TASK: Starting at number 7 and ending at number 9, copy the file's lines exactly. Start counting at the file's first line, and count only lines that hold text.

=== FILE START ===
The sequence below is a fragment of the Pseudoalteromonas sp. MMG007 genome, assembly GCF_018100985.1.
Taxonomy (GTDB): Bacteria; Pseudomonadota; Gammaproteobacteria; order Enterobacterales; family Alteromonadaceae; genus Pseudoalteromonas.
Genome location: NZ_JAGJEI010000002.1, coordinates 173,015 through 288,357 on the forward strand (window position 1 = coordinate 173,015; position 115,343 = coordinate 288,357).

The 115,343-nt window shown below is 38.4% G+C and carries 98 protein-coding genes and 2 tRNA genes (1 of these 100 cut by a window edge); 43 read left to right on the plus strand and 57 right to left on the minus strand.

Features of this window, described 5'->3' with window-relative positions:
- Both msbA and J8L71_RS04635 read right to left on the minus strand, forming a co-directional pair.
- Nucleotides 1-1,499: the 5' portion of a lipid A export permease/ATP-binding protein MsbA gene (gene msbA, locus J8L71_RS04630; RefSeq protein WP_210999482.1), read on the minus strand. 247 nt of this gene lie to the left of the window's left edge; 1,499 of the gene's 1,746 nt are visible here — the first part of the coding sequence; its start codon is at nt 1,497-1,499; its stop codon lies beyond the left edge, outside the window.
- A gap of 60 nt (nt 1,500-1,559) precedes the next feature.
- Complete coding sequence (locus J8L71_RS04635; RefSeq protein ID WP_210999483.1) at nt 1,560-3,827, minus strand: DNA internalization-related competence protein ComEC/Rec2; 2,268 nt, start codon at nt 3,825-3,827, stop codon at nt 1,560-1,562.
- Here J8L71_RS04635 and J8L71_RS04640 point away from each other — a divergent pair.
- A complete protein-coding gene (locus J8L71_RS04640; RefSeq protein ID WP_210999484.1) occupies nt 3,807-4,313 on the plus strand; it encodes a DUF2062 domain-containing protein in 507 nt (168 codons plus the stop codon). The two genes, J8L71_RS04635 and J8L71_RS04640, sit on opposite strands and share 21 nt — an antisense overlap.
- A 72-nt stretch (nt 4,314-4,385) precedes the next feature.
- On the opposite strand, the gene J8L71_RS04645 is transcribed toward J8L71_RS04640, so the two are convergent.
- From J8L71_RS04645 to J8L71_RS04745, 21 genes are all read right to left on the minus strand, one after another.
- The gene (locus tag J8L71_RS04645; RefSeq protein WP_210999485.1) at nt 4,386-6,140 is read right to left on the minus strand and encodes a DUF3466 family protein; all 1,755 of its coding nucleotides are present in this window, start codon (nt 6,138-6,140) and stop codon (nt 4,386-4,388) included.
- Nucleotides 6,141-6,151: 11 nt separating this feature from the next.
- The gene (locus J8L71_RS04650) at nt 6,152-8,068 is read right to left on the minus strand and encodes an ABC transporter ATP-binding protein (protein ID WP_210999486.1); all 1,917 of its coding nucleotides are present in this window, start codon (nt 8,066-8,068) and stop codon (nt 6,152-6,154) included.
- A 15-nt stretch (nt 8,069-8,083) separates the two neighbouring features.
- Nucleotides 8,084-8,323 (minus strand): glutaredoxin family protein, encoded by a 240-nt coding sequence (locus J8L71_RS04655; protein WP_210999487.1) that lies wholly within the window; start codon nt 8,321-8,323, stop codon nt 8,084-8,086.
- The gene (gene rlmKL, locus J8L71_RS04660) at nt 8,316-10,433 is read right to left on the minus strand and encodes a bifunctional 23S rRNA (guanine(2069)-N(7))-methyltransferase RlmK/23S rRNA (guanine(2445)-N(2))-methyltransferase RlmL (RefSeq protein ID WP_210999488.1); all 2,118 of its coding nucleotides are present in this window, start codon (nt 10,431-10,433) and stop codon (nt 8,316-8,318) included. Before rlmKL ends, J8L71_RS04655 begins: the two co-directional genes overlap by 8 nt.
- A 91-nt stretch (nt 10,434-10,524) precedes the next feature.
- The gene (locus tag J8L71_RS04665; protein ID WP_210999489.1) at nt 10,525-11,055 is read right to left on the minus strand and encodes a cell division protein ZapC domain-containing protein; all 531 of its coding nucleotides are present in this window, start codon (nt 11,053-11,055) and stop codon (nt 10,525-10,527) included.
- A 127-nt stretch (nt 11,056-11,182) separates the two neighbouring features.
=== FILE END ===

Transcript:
- Nucleotides 1-1,499: the 5' portion of a lipid A export permease/ATP-binding protein MsbA gene (gene msbA, locus J8L71_RS04630; RefSeq protein WP_210999482.1), read on the minus strand. 247 nt of this gene lie to the left of the window's left edge; 1,499 of the gene's 1,746 nt are visible here — the first part of the coding sequence; its start codon is at nt 1,497-1,499; its stop codon lies beyond the left edge, outside the window.
- A gap of 60 nt (nt 1,500-1,559) precedes the next feature.
- Complete coding sequence (locus J8L71_RS04635; RefSeq protein ID WP_210999483.1) at nt 1,560-3,827, minus strand: DNA internalization-related competence protein ComEC/Rec2; 2,268 nt, start codon at nt 3,825-3,827, stop codon at nt 1,560-1,562.